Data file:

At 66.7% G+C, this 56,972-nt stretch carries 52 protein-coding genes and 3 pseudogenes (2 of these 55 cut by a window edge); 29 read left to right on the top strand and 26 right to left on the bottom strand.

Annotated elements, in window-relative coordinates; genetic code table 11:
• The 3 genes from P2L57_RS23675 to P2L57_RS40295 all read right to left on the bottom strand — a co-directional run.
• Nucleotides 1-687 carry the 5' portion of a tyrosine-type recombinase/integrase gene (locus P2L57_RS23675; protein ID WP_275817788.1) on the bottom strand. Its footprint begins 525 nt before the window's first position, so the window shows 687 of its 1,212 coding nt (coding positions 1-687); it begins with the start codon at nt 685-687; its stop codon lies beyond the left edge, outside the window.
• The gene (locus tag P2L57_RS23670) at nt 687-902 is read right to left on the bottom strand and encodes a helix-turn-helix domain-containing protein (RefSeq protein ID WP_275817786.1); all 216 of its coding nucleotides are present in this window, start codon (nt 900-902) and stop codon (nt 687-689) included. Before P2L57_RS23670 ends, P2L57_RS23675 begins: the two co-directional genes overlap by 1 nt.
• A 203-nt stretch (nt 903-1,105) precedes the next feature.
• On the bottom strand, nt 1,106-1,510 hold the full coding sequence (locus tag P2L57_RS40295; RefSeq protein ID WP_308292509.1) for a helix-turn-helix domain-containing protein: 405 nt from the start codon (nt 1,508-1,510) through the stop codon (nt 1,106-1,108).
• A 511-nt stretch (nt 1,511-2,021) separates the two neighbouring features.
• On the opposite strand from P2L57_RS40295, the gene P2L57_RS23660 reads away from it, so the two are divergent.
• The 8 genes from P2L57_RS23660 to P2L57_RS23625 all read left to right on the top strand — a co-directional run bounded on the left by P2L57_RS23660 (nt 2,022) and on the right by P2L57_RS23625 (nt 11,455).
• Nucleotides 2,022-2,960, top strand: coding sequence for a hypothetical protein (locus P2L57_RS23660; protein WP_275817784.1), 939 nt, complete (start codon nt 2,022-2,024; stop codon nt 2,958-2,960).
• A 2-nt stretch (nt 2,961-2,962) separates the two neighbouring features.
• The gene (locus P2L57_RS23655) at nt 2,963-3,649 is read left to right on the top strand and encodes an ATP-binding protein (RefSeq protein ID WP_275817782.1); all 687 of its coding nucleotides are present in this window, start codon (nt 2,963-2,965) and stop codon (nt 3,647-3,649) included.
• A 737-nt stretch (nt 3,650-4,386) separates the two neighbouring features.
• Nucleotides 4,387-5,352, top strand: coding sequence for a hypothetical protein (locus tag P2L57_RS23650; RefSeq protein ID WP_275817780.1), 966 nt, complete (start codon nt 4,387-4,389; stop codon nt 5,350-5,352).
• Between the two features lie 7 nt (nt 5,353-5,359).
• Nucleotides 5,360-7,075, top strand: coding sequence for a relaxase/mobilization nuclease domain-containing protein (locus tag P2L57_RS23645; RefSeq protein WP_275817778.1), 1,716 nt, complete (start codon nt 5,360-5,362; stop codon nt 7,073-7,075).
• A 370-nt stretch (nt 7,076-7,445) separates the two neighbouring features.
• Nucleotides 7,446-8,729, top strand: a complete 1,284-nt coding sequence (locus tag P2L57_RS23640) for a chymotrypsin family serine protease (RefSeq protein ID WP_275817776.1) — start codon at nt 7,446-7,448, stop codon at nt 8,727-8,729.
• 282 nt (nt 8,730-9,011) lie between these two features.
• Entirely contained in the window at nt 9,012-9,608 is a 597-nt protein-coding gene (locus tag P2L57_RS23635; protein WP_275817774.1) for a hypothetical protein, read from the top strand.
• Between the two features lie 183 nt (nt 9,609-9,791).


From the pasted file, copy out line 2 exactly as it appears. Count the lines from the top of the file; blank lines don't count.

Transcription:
Annotated elements, in window-relative coordinates; genetic code table 11: